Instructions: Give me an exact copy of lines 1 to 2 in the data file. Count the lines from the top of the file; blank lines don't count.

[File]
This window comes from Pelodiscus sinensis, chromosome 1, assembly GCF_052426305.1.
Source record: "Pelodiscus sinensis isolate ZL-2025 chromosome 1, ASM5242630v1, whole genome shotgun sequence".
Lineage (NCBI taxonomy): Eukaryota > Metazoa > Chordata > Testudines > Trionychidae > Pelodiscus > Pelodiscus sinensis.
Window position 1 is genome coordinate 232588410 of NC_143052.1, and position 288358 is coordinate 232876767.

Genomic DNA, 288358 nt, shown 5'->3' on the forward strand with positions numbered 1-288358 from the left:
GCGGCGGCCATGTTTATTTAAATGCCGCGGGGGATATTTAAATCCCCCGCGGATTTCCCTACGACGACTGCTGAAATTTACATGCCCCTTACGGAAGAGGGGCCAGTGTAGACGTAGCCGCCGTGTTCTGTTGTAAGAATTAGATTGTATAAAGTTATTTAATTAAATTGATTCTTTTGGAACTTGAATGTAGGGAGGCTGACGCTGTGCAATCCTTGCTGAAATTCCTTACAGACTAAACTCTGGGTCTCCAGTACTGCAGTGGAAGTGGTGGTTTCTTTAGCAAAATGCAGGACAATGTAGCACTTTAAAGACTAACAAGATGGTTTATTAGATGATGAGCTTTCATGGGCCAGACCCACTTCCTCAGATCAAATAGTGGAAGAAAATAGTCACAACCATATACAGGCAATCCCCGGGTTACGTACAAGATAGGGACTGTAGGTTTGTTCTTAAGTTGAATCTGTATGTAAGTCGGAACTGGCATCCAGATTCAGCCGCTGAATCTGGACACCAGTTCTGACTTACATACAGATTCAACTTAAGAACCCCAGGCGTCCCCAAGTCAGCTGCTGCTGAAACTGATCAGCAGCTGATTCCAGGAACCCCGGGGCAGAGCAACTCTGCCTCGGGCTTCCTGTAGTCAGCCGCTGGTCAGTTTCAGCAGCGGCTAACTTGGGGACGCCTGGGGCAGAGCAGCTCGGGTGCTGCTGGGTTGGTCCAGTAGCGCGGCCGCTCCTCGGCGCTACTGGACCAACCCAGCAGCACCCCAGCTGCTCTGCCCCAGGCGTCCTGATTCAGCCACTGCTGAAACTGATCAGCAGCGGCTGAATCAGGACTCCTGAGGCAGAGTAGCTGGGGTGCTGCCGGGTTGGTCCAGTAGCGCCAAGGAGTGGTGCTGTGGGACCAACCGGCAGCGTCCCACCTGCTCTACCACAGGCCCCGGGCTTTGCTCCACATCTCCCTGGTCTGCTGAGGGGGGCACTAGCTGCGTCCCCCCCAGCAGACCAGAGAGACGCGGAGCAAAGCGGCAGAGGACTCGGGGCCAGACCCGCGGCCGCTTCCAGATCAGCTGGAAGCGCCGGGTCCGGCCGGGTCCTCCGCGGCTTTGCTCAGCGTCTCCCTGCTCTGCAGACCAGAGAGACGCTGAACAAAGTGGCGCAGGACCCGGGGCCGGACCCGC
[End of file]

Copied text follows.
This window comes from Pelodiscus sinensis, chromosome 1, assembly GCF_052426305.1.
Source record: "Pelodiscus sinensis isolate ZL-2025 chromosome 1, ASM5242630v1, whole genome shotgun sequence".